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Slave labor in California prisons

To the editor: Your front-page article about the detainees being held at a family detention facility in rural Texas housing mostly illegal immigrants hits close to home. The article talks about how the foreigners caught while trying to cross the border are now working in the facility and being paid wages. ("Would you work for $1 to $3 a day?," editorial, Aug. 5)

But wait, there's more. The pay they receive is straight out of the Dark Ages. They get $1 to $3 a day for an eight-hour workday, between 12 and 35 cents an hour. And it's completely legal.

But here's the twist: You don't have to go out of state to find slave wages. We've got a similar pay scale right here in California.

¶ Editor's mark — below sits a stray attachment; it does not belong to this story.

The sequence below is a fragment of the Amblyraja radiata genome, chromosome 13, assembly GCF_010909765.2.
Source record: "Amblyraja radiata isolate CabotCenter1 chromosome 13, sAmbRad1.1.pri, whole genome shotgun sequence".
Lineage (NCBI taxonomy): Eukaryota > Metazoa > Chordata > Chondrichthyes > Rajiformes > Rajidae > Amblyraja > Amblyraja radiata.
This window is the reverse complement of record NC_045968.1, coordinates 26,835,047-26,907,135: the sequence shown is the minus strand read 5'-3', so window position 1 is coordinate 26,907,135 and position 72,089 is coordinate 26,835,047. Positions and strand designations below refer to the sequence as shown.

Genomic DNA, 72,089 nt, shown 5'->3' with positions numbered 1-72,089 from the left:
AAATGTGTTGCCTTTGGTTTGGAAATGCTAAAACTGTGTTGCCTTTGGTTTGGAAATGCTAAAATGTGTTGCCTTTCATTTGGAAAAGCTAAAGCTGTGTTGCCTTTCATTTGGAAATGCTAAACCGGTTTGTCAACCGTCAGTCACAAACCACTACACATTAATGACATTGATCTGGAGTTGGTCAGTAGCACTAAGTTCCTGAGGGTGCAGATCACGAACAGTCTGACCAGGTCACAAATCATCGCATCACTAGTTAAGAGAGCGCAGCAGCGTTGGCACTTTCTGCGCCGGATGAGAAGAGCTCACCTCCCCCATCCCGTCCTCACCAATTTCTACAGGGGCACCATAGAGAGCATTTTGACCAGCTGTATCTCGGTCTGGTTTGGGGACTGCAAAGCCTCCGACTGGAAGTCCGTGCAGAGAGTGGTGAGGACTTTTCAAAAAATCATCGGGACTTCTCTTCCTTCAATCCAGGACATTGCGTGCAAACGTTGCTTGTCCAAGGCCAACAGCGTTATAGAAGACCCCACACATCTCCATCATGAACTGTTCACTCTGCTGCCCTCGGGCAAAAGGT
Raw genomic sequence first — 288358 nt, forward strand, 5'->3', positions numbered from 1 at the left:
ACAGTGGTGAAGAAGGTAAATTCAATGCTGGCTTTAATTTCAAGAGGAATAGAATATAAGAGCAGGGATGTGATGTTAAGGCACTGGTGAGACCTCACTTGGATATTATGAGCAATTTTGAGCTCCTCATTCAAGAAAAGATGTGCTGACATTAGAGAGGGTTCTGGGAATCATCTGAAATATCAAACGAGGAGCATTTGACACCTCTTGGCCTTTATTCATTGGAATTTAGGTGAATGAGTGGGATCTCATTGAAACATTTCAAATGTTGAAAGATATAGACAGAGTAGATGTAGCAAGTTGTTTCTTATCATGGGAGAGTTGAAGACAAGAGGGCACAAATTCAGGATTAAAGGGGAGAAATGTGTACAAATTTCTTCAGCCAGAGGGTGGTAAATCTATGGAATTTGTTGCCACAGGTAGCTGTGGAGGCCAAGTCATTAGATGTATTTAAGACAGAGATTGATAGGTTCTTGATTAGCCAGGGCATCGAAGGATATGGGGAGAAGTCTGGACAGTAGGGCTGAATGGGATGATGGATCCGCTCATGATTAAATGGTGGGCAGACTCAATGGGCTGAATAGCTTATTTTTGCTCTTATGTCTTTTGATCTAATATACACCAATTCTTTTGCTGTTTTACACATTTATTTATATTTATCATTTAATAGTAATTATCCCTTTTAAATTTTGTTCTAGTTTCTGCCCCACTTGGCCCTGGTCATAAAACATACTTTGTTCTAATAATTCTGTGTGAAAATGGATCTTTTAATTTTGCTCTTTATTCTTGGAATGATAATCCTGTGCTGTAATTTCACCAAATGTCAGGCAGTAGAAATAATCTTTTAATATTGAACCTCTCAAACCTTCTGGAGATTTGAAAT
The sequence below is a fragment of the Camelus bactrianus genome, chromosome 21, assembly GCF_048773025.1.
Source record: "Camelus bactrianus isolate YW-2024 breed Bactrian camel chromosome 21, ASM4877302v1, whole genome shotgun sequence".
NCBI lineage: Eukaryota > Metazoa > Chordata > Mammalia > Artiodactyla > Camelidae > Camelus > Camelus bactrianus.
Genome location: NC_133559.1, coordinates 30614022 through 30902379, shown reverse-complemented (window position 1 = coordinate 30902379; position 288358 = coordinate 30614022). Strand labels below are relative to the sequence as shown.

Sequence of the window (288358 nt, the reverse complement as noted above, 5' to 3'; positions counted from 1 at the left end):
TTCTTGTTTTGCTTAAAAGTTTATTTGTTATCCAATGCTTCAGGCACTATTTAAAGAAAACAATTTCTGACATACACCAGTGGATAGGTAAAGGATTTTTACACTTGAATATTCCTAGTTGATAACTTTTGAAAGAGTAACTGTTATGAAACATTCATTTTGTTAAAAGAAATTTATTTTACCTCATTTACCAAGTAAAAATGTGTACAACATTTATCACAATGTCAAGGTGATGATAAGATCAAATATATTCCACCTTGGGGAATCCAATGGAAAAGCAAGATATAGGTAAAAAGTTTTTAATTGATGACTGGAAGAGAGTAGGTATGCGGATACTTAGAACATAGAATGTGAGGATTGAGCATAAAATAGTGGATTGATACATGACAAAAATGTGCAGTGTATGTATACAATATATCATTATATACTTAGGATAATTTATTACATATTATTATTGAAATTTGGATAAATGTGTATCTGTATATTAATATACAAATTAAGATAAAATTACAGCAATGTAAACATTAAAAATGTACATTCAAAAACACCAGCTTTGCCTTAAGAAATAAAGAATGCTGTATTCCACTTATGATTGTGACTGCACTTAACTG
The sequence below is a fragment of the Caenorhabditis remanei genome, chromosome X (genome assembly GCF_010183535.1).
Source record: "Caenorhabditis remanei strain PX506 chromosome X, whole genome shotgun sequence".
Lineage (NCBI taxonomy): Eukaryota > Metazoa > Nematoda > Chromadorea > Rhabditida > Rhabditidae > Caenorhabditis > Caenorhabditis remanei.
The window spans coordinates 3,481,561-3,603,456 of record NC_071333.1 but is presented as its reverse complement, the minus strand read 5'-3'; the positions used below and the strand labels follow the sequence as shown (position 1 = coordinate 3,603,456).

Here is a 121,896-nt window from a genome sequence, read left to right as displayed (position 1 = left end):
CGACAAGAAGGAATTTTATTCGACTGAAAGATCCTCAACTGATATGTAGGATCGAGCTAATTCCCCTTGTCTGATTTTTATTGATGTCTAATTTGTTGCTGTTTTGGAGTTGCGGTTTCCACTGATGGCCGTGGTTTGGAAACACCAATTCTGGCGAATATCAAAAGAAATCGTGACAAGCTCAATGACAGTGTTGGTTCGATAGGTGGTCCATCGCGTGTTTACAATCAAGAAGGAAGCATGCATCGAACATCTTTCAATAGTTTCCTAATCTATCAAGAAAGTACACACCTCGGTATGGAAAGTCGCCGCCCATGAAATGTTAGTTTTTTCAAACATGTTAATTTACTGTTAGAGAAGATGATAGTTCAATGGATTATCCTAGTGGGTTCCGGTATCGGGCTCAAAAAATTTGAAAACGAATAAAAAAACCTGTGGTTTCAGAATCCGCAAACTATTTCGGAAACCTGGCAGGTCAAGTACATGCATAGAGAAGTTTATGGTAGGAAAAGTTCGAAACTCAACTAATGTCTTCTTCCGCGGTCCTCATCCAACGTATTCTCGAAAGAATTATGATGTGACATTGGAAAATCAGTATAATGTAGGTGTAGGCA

Pick any prison in the state. Workers are paid about the same wages as these people in Texas. And the real kicker is that in California, the state deducts a certain percentage for "restitution."

Slave labor is alive right here in the Golden State.

Rob Macfarlane, Newport Beach

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To the editor: As deplorable as this low level of wage may be, this article ignores important issues.

According to a report by Charles E. Samuels Jr., the director of the federal prison system, the per capita cost for detainees in 2012 was $96.26 per day, and that does not include healthcare paid by taxpayers. Many low-wage earners outside prison do not have such benefits.

Taking into account the cost of housing and board, not including medical benefits, the real wage of detainees is on the order of more than $12 per hour, assuming an eight-hour day.

The fact that such people are being detained at all is a separate issue. Recently a wonderful decision in Federal Court in Los Angeles was handed down demanding that many such detainees be released throughout the U.S.

Douglas L.R. Hauge, Fillmore

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